The Christian McLeod exhibit PARTiCLE COLLiSIONS officially opened yesterday at Toronto’s acclaimed Al Green Gallery. An exploration of land use, water, ecology and the built environment, a portion of the exhibition’s proceeds will go directly towards the IGNITE THE SPARK FUND, a program that funds enriching activities for kids in the child welfare system across Canada.
“Christian’s work is the personification of modern abstract painting,” says Lindy Green, director of The Al Green Gallery. “This new collection of work is special because Christian has continued his profound exploration of the contemporary landscape.”
Raised in an artistic family, (Green’s father, Al Green, is a celebrated sculptor), meant that Green and her siblings were consistently immersed in the benefits of artistic expression, including using the arts for philanthropic ventures.
“Growing-up, our understanding that philanthropy and the arts went hand in hand was unquestioned,” she explains. In fact, her father was so dedicated to philanthropy that he was awarded the Order of Canada for his philanthropic works and community service. This legacy is something that Green plans to continue by “bringing a charity or cause on as a partner in each exhibition.”
McLeod relates to this sense of giving-back, saying:
“Often, artists are individuals who want to create a better world and want to help others however they can.”
He also understands the importance of art as a vehicle for expressing often complicated thoughts and ideas, explaining that the collection is “part of the long story; they [the paintings] are made of and part of the physical particles of the earth, that’s what I wanted to shape on the canvas – tectonic shifts, migrations, erosion – slow moving and irresistible forces.”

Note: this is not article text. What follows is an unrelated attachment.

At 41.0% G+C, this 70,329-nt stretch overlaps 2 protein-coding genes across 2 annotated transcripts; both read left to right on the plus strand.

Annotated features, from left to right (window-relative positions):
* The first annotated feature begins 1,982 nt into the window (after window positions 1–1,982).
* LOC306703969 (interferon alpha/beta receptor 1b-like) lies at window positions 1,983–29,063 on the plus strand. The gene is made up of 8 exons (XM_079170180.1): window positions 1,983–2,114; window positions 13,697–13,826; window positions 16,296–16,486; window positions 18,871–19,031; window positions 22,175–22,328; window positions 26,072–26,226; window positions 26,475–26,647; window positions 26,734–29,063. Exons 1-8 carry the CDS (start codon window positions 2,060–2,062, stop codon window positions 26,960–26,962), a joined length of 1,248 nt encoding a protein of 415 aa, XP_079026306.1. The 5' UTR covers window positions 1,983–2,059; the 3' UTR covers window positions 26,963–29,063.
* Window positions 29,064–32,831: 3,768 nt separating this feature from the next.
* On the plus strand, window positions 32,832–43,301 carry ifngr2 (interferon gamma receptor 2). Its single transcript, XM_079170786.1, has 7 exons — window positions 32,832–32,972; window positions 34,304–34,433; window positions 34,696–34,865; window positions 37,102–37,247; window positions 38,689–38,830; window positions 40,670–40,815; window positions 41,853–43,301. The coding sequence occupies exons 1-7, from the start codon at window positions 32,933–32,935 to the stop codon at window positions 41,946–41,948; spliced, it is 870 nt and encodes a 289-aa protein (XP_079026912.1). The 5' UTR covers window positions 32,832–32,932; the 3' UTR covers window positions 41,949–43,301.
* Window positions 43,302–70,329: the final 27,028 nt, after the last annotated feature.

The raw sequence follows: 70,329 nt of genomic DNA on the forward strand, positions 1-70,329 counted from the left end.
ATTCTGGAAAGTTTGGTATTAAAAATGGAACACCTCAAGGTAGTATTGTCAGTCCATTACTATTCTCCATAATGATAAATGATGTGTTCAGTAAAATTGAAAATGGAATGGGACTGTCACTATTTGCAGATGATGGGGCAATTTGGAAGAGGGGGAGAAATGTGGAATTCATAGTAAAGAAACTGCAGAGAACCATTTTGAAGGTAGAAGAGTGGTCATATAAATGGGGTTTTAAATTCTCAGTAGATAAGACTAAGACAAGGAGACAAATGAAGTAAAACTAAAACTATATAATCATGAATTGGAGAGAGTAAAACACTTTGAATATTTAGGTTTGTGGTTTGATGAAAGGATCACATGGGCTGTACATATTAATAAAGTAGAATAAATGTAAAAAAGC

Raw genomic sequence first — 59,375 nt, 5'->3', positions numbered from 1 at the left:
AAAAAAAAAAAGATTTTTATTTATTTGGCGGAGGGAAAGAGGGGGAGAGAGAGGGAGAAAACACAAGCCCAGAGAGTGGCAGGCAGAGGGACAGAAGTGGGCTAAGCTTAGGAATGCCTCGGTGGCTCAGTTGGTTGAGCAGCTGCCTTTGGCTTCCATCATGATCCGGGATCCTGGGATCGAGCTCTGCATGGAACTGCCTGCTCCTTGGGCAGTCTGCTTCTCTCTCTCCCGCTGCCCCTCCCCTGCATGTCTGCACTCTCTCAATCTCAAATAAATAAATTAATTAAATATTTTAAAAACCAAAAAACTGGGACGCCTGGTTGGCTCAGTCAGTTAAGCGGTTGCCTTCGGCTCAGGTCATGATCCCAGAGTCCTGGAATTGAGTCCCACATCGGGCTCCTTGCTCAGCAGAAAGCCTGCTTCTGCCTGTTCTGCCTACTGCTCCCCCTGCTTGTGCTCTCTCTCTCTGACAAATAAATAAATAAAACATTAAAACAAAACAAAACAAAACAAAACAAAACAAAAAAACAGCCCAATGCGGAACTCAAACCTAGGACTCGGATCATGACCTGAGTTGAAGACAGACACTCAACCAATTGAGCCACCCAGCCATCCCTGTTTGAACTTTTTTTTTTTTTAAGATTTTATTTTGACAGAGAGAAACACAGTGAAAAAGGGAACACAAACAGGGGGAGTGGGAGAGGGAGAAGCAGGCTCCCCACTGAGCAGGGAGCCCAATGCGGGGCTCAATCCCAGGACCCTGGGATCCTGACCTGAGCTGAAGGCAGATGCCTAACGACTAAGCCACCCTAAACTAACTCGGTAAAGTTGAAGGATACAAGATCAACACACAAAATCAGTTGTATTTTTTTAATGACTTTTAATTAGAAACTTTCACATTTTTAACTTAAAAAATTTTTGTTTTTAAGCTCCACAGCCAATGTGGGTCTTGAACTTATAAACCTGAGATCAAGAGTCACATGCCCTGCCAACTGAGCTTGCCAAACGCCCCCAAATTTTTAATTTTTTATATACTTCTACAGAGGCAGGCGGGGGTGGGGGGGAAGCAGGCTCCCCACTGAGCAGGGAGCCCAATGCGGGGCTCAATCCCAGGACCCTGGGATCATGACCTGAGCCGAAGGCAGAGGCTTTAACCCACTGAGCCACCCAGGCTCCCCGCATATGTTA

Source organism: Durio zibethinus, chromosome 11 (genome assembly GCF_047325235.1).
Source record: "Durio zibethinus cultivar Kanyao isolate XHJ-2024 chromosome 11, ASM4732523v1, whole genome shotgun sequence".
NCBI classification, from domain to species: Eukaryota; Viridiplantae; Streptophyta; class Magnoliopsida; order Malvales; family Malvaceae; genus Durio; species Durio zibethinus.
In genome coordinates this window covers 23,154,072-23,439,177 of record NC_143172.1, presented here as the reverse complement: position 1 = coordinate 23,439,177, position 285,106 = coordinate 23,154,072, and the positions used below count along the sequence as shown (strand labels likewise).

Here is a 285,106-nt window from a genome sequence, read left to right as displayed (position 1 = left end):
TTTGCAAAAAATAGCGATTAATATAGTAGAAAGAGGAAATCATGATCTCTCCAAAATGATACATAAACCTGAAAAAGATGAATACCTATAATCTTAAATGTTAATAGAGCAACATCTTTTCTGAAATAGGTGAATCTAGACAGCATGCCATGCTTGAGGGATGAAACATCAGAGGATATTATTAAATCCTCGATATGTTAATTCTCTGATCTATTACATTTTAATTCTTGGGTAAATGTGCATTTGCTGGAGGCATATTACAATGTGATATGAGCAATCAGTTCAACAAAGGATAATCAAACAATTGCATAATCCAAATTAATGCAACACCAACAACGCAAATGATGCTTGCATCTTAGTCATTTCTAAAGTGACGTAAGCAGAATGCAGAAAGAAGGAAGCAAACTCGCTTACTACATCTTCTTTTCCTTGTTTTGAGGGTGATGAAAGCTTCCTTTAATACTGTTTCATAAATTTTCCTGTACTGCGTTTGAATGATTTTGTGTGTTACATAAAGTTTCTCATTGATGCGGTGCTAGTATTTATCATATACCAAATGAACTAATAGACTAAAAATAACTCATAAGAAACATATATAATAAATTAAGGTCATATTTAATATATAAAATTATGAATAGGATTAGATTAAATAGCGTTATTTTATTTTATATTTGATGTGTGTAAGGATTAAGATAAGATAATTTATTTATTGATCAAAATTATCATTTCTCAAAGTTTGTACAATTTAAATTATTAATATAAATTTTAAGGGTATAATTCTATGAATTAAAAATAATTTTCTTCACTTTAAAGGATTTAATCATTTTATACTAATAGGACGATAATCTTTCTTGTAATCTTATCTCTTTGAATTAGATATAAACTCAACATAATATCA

Young people in the child welfare system who frequently face traumatic events early-on in their lives, experiences that can permanently shape their futures, often share this need for expression. Through art, they can put memories and feelings into abstract ideas which can allow them to better-understand themselves and negative experiences from their pasts.
“All young people are vulnerable to a greater or lesser extent, and those who are most vulnerable need our support and compassion,” says McLeod. “Creative processes are not just for developing passion and joy; we can use them to work through and come to very difficult conclusions that all of us at different times in our lives will have to face. Anything that gives people a way to express themselves is beneficial.”
The Al Green Gallery is open Tuesday-Saturday, 12-5PM, and 12-7pM on Thursdays. For more information click here.